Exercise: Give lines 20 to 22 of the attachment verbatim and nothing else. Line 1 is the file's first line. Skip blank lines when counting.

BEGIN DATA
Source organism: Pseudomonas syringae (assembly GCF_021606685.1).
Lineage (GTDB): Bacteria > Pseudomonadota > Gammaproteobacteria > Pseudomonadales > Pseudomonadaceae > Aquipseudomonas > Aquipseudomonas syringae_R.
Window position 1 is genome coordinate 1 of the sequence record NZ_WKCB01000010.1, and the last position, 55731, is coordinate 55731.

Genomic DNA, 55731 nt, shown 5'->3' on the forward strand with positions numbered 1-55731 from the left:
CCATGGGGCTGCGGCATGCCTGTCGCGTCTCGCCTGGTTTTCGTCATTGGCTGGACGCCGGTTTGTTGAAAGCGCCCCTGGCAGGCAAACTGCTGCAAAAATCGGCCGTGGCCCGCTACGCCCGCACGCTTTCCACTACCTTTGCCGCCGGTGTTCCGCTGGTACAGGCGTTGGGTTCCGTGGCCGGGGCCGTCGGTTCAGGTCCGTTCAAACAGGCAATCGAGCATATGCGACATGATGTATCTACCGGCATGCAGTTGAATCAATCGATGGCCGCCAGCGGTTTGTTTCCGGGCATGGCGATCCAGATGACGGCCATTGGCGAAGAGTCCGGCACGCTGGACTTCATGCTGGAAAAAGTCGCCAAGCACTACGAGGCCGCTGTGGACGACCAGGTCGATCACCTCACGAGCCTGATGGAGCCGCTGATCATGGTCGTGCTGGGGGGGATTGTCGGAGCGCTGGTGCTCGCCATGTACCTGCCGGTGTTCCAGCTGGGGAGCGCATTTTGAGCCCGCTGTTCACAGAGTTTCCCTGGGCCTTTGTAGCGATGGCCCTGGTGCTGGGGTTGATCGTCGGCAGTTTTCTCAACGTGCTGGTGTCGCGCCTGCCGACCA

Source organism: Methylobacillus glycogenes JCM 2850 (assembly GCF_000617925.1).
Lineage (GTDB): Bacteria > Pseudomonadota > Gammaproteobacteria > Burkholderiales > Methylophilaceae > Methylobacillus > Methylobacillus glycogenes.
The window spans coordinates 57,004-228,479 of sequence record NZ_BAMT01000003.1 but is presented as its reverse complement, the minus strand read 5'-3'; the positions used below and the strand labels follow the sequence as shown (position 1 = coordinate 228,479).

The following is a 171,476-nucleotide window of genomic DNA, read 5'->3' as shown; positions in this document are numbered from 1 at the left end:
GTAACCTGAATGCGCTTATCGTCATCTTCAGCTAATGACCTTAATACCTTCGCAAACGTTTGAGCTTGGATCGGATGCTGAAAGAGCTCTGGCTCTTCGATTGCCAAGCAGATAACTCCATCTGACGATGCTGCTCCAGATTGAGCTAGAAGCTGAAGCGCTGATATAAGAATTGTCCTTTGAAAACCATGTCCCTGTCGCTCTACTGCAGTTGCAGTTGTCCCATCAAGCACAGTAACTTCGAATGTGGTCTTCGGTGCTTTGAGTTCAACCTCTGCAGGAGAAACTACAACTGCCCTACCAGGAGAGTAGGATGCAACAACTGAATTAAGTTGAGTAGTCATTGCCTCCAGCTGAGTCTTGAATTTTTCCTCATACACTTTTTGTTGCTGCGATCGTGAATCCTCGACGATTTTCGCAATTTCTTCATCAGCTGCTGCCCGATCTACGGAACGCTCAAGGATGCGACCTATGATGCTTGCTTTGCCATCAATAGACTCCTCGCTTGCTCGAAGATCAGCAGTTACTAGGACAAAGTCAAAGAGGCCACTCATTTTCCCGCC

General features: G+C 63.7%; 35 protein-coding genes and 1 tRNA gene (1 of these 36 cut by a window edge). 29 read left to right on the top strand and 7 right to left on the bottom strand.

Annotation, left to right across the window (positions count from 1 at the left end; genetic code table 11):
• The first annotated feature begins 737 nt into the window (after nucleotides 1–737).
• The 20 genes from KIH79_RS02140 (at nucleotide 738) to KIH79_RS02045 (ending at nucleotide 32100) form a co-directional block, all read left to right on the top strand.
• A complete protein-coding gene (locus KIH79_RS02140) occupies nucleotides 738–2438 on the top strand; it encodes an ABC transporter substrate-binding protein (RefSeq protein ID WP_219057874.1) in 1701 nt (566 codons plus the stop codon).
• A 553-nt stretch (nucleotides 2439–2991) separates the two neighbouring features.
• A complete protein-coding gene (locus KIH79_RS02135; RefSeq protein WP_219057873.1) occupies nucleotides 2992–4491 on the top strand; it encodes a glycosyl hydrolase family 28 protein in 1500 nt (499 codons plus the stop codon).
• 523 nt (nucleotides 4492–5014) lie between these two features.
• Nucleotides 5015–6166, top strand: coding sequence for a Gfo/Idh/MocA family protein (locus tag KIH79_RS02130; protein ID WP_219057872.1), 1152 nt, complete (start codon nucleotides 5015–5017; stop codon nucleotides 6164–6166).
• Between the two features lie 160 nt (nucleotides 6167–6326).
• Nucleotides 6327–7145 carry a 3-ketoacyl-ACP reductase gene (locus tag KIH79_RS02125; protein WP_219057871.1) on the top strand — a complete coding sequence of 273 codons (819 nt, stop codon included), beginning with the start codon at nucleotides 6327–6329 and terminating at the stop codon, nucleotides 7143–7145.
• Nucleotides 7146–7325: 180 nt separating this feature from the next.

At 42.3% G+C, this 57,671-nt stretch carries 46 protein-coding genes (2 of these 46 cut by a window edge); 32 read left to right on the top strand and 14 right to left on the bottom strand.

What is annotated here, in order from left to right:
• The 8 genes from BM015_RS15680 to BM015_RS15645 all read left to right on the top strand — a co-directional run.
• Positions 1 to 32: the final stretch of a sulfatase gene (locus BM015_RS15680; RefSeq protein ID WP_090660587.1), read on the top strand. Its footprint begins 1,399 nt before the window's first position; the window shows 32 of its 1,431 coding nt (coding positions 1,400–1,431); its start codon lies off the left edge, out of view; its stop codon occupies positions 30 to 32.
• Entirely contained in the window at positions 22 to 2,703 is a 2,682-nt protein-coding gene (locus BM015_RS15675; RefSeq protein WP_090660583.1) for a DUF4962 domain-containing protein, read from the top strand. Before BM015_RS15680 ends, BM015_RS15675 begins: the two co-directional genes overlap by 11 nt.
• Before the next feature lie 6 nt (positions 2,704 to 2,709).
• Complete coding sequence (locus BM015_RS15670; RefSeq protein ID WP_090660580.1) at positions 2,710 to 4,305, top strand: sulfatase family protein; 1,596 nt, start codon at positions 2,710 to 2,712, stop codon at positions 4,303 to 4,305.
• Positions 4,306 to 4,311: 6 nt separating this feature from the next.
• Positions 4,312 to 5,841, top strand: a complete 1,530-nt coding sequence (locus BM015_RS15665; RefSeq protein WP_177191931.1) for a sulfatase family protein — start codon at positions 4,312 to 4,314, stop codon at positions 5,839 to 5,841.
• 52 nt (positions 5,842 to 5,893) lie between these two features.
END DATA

• Between the two features lie 160 nt (nucleotides 6167–6326).
• Nucleotides 6327–7145 carry a 3-ketoacyl-ACP reductase gene (locus tag KIH79_RS02125; protein WP_219057871.1) on the top strand — a complete coding sequence of 273 codons (819 nt, stop codon included), beginning with the start codon at nucleotides 6327–6329 and terminating at the stop codon, nucleotides 7143–7145.
• Nucleotides 7146–7325: 180 nt separating this feature from the next.